Over the past two years, Nazifi Isa Muhammad and his friend, Mubarak Muhammad, had collectively built a TikTok following of nearly 1 million. The duo was known for popular videos that often satirized and questioned influential figures.
They told Rest of World that because of the nature of their videos, they sometimes received threats of arrest. But they had never considered their content political or controversial — and never imagined it would land them in jail for 11 days. “We thought what we were doing was apolitical,” Nazifi said. “We’ve called out dignitaries and leaders from different political parties.”
Over five years ago, he and Mubarak had posted a now-deleted video calling out Abdullahi Umar Ganduje, the governor of Kano state. In the clip, they said the governor slept a lot and was known for selling every piece of land he saw. They satirized allegations of bribery and corruption that had dogged Ganduje since 2018, when a media investigation had captured videos of the governor accepting money from contractors. The state government had denied the allegations, and Ganduje had filed defamation lawsuits against the publication.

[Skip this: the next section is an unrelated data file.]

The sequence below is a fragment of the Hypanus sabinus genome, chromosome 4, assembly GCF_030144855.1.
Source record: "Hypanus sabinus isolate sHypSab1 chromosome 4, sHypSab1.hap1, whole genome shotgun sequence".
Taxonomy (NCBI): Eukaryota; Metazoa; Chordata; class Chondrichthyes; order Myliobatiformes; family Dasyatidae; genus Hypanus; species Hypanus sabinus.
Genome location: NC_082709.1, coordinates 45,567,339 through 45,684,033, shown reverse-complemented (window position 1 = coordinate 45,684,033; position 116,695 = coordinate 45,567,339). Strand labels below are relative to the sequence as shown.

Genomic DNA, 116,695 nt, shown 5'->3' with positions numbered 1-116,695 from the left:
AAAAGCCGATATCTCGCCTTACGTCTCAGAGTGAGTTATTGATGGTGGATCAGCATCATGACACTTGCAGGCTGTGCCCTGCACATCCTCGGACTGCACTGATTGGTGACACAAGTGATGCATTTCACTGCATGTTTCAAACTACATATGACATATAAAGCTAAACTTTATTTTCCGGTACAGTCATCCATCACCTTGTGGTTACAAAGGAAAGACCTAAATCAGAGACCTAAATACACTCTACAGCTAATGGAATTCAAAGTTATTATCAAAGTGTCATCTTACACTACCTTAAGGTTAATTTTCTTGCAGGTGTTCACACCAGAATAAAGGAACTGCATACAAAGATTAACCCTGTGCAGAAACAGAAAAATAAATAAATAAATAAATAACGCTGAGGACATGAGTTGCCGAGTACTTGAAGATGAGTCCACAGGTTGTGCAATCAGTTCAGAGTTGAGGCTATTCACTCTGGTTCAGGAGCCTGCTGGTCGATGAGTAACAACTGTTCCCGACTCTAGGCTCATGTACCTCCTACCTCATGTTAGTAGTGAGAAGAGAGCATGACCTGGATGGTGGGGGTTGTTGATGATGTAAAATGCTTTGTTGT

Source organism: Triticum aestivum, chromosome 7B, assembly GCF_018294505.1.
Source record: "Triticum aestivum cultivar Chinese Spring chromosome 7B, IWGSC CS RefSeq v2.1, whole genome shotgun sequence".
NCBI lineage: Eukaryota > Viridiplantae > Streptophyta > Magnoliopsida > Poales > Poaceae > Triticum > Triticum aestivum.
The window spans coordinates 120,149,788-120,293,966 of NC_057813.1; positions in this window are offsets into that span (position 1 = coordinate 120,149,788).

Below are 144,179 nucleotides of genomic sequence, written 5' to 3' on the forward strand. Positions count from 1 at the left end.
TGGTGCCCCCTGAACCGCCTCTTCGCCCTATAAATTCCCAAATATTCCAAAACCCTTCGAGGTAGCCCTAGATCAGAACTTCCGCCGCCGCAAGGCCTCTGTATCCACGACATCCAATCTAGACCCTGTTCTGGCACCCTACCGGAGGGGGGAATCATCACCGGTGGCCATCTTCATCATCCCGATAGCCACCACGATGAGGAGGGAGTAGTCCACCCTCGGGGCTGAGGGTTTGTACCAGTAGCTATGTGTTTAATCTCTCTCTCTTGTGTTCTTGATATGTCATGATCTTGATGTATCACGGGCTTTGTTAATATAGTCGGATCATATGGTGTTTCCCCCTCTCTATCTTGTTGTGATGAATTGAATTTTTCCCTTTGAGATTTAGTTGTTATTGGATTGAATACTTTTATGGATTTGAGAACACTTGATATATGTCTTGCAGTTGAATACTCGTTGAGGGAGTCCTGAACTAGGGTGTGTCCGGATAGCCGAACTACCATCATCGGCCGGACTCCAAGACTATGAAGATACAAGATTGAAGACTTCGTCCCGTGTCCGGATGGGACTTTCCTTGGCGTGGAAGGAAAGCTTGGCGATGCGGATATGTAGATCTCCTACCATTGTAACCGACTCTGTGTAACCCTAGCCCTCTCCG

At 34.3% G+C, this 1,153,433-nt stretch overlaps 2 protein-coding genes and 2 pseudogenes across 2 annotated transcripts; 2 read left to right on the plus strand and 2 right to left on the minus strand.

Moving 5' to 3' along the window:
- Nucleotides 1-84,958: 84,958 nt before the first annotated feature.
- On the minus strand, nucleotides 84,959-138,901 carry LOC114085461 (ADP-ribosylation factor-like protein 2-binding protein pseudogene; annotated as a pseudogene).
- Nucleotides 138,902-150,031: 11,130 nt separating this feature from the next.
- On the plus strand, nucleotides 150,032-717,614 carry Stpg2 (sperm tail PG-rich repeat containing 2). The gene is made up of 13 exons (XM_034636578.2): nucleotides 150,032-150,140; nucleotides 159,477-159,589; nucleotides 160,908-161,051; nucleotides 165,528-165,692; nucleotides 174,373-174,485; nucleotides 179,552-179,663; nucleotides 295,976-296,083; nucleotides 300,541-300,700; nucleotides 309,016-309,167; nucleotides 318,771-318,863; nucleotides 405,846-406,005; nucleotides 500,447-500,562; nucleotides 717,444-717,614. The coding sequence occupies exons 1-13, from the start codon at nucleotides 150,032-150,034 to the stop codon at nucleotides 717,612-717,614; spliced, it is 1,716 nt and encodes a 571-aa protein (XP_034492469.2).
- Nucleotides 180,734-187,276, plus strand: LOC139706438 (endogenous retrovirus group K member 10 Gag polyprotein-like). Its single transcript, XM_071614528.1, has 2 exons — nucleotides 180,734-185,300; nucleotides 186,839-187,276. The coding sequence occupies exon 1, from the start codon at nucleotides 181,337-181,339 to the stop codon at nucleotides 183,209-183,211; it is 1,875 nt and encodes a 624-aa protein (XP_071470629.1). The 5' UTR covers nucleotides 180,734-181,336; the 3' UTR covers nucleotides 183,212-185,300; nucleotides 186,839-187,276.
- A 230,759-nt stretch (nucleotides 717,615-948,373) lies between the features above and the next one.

Years after the video was posted, Nazifi and Mubarak were detained by the State Intelligence Bureau. On November 7, 2022, the court fined them 10,000 naira ($21.53) each and convicted them of defaming the governor’s character in the video. The court sentenced them to public flogging and 30 days of community service.
Nazifi told Rest of World that they believe the arrests were based on complaints from the Kano State Censorship Board. “We suffered because we didn’t know who was suing us between the state government and censorship board,” he said.
Nazifi and Mubarak are not the only TikTok creators arrested for allegedly violating religious and moral sensitivities in Nigeria over the last year. In late January, Murja Ibrahim Kunya was arrested and eventually charged with several offenses related to her social media posts, which often showed her dancing, singing, or sometimes partying. According to local media reports, there was a petition last fall advocating for Kunya’s arrest, and that of nine other TikTok creators.
“[Kunya] was charged for criminal intimidation, disturbance of public peace, obscene acts, and dishonest execution of deed of transfer, and all of these are provided for in the Kano State Shariah Penal Code law,” Muzammil Ado Fagge, public relations officer for the Kano state’s Shariah court, told Rest of World.